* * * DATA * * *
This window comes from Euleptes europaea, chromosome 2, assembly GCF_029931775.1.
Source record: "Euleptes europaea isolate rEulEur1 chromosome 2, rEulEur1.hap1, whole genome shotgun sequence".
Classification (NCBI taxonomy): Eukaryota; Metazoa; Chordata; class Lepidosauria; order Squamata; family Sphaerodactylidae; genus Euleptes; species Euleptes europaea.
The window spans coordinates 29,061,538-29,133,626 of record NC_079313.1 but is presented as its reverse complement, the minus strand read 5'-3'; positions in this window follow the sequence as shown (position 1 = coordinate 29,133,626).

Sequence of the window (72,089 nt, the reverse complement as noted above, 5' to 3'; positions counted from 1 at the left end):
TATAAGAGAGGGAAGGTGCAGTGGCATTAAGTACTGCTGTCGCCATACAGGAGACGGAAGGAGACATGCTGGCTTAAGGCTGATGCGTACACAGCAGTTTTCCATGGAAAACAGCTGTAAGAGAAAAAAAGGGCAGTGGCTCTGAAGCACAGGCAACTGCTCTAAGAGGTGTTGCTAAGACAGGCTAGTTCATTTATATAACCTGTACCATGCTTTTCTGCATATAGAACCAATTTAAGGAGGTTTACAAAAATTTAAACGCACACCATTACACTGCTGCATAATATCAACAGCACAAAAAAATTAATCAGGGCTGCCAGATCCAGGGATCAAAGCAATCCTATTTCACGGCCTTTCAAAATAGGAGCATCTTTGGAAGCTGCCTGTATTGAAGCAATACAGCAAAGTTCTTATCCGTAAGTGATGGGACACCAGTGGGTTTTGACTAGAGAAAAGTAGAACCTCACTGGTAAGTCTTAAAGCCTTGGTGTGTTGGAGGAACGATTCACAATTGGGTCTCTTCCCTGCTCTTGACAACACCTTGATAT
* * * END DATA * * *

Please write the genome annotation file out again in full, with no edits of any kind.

This window comes from Euleptes europaea, chromosome 2, assembly GCF_029931775.1.
Source record: "Euleptes europaea isolate rEulEur1 chromosome 2, rEulEur1.hap1, whole genome shotgun sequence".
Classification (NCBI taxonomy): Eukaryota; Metazoa; Chordata; class Lepidosauria; order Squamata; family Sphaerodactylidae; genus Euleptes; species Euleptes europaea.
The window spans coordinates 29,061,538-29,133,626 of record NC_079313.1 but is presented as its reverse complement, the minus strand read 5'-3'; positions in this window follow the sequence as shown (position 1 = coordinate 29,133,626).

Sequence of the window (72,089 nt, the reverse complement as noted above, 5' to 3'; positions counted from 1 at the left end):
TATAAGAGAGGGAAGGTGCAGTGGCATTAAGTACTGCTGTCGCCATACAGGAGACGGAAGGAGACATGCTGGCTTAAGGCTGATGCGTACACAGCAGTTTTCCATGGAAAACAGCTGTAAGAGAAAAAAAGGGCAGTGGCTCTGAAGCACAGGCAACTGCTCTAAGAGGTGTTGCTAAGACAGGCTAGTTCATTTATATAACCTGTACCATGCTTTTCTGCATATAGAACCAATTTAAGGAGGTTTACAAAAATTTAAACGCACACCATTACACTGCTGCATAATATCAACAGCACAAAAAAATTAATCAGGGCTGCCAGATCCAGGGATCAAAGCAATCCTATTTCACGGCCTTTCAAAATAGGAGCATCTTTGGAAGCTGCCTGTATTGAAGCAATACAGCAAAGTTCTTATCCGTAAGTGATGGGACACCAGTGGGTTTTGACTAGAGAAAAGTAGAACCTCACTGGTAAGTCTTAAAGCCTTGGTGTGTTGGAGGAACGATTCACAATTGGGTCTCTTCCCTGCTCTTGACAACACCTTGATAT